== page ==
With a little effort, singles can dine like kings in their castles

March 30, 1994|By Laura Reiley | Laura Reiley,Special to The Sun

At the last census there were 94,000,000 households in this country. There were 23,000,000 Americans living by themselves. That means every fourth household may harbor someone popping a frozen dinner in the microwave, or gingerly leaning over the sink nibbling from a saucepan with a wooden spoon.

March is Nutrition Month, and high time for single households to turn over a new culinary leaf. Singles have long justified eating out, pigging out on prepared foods. They lament that it just isn't economical or time-efficient to really cook for themselves. Well, with a handful of purchasing, storage and preparation strategies, those 23,000,000 Americans will find solo cooking cheaper and more healthful than the alternatives.

The purchasing mantra of the lone cook should be, "no waste."

This means buying small quantities, foods that are easily portioned and frozen or foods that have a substantial shelf life. Jane Doerfer, director of Going Solo in the Kitchen, a cooking school in Apalachicola, Fla., devoted solely to teaching cooking for one, advises shoppers to "get your grocer to work for you." Buy meat from a butcher who will gladly sell you single servings, buy loose produce rather than prepackaged fruits and vegetables and purchase pasta and legumes in bulk to accommodate your own ideal portion size.

Steer clear of large and ephemeral foods that aren't easily divisible -- that overripe beefsteak tomato or that huge head of delicate red leaf lettuce. Instead, head for roma tomatoes (they're smaller and more durable) and a Belgian endive or small head of radicchio (they'll keep for a week or more), or pick up a single serving of the loose baby greens now sold in most grocery stores. Root vegetables are perfect substitutes for zucchini or other easy-to-spoil green vegetables, as they last for weeks in dark, cool places.

Suzanne Bagley, a Nutrition Support Dietitian at the University of Maryland Medical Center, says, "Buy low-calorie, nutrient-dense foods in realistic portions."

She advocates frozen vegetables, as opposed to fresh vegetables that spoil more quickly. Frozen vegetables are easily portioned out and heated for a quick side dish. For breakfast, she suggests English muffins or bagels that can be stored in the freezer and popped into the toaster as needed. She also counsels the single cook to stock up on items like low-fat yogurt, which will keep for well over a week and works as a breakfast, snack or dessert.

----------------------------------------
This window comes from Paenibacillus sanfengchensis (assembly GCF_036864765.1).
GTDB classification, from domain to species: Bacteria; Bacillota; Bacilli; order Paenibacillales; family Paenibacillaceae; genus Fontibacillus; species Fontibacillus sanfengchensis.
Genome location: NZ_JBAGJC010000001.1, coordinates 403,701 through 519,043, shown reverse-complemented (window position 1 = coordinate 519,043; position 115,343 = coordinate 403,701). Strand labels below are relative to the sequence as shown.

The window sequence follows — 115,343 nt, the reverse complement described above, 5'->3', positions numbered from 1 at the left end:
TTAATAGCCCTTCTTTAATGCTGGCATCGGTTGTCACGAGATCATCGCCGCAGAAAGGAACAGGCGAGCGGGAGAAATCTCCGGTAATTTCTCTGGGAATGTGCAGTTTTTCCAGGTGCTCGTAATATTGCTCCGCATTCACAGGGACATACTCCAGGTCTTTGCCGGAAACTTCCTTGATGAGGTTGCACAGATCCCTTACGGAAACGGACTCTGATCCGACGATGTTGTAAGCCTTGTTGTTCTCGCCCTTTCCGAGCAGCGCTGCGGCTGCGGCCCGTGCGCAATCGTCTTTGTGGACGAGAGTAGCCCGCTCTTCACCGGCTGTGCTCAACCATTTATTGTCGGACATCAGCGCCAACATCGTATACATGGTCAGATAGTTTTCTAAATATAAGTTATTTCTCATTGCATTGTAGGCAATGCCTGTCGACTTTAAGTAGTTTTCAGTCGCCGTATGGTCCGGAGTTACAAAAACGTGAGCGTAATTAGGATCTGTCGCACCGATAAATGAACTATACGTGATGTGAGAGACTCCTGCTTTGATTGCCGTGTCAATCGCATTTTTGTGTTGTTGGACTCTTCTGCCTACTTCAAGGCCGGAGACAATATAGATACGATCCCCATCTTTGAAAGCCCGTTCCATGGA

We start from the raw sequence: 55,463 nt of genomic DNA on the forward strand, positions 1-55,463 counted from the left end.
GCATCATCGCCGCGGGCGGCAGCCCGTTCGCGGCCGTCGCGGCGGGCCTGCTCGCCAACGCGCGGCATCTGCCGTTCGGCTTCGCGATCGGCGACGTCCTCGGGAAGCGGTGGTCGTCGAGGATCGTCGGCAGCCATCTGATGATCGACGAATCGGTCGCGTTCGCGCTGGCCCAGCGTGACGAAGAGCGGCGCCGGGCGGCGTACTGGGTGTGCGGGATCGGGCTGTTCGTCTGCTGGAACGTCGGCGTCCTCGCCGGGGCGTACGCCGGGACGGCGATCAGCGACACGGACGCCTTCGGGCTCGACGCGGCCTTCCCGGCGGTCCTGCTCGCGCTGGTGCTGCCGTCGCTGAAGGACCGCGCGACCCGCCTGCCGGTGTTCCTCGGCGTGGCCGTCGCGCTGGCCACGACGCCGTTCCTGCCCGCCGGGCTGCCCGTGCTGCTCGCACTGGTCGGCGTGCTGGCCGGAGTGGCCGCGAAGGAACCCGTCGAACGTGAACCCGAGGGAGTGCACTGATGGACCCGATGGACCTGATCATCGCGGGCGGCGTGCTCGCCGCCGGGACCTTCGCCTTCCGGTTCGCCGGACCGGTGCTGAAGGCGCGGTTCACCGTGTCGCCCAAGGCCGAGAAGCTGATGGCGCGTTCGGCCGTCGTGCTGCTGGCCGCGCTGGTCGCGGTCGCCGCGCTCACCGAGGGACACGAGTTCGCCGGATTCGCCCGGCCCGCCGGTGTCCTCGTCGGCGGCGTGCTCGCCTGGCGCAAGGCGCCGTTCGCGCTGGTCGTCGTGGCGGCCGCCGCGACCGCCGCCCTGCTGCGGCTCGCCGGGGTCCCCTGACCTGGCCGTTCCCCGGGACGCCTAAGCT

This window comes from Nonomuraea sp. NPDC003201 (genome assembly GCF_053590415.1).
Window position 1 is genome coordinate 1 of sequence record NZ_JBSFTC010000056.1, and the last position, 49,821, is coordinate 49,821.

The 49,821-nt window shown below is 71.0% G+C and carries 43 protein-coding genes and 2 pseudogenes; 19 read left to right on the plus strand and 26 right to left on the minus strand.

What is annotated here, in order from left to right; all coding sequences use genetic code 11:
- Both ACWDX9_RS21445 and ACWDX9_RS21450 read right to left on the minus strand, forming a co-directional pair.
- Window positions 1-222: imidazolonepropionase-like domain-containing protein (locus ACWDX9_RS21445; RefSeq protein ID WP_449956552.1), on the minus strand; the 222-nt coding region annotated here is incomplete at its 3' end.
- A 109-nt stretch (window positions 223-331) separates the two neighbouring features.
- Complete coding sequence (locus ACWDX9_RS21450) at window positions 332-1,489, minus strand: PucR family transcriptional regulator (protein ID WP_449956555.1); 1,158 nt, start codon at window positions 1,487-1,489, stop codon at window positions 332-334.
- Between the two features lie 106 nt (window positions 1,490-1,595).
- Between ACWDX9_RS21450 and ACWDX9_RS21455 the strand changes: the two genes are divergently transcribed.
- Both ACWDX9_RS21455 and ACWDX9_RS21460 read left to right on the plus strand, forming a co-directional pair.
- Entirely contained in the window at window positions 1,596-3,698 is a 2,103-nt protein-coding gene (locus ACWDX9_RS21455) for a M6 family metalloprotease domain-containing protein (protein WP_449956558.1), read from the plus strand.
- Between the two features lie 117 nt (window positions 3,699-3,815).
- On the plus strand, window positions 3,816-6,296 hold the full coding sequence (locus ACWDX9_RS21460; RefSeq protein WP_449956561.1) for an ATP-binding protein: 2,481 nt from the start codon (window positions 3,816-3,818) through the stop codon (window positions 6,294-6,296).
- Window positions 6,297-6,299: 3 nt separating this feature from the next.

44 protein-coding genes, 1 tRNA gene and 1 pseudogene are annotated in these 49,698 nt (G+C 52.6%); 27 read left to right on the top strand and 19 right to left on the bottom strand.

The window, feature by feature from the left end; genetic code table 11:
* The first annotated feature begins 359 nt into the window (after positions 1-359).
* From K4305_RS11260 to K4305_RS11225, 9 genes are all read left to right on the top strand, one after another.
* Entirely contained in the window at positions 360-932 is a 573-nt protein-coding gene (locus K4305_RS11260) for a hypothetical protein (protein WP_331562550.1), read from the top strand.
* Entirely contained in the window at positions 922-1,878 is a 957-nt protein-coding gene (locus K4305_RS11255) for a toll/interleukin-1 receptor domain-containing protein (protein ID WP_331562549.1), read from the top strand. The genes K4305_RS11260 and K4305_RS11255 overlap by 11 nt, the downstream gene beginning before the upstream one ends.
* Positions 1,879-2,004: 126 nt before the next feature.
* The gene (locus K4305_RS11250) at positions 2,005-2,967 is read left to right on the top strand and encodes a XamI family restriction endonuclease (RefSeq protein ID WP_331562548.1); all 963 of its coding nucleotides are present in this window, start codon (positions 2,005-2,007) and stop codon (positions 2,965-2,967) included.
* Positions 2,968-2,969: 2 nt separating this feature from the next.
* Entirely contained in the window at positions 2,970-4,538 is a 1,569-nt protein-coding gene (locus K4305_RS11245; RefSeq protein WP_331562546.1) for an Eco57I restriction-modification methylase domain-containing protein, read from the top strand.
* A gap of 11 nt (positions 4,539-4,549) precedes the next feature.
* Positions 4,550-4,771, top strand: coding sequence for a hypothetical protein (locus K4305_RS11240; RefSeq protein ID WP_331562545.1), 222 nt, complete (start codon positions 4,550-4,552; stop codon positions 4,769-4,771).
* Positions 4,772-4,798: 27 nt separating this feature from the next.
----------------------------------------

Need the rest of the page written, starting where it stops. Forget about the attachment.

Storage

Keeping your refrigerator clean is the first step in avoiding waste. Knowing what you have already in stock alleviates duplication and helps to dictate meal planning.

George Jacobs, author of "Cooking for One, By George!," suggests portioning meats in individual baggies before freezing. In the refrigerator, meat keeps longest on the bottom shelf in the back, and marinated meat will keep a day or two longer than plain. Wash lettuces and greens and place them in large plastic bags with a damp paper towel.

Fresh herbs may be frozen -- but freeze delicate basil or mint in water.

Preparation

The key to successful cooking for one is to maximize your return on time spent in the kitchen. If you spend an hour making dinner, it should yield not only a delicious meal and leftovers, but extra sauce for another use, the base of a soup, a filling for an omelet or sandwich, etc.

If you find that during the week your cooking time is limited, put some time aside on Sunday to make a couple of one-pot meals to reheat during the week. The time spent making your own tomato sauce on Sunday will be justified when you use it to top a pizza on Monday, accompany pasta on Wednesday and smother eggplant Parmesan on Friday.

The single cook is prone to whipping up one-dimensional, monochromatic meals. Make sure your meal contains something from each of the food groups and provides you with a variety of colors, consistencies and tastes. Take a moment to arrange your plate nicely and to actually set a place at the table.

Resources

Unfortunately, cookbooks on the subject are few and far between. Arlene Gillis, owner of Books for Cooks in Harborplace, says there just isn't much call for books on cooking for one. Aside from George Jacobs' book, several other small presses put out nice volumes on the subject. "Cooking for One or Two" is a title used by both Bristol Publishing Enterprises and Publications International, Limited, for their small, helpful books published in 1993. Prosperity & Profits Unlimited publishes a booklet on how to locate cookbooks for singles' cooking. They can be reached at (303) 575-5676.

The following recipes make a meal for one, with leftovers to use in a variety of ways.

Each recipe has been chosen as an example of the kind of easy, economical and healthful food the solo cook can master in no time.

Chicken breast with mixed herb 'pesto'

1 half skinless, boneless chicken breast

2 cups loosely packed fresh herbs (a mixture of basil, mint, rosemary and cilantro works well)

1 teaspoon lemon zest

Baltimore Sun Articles
|
|
|
Please note the green-lined linked article text has been applied commercially without any involvement from our newsroom editors, reporters or any other editorial staff.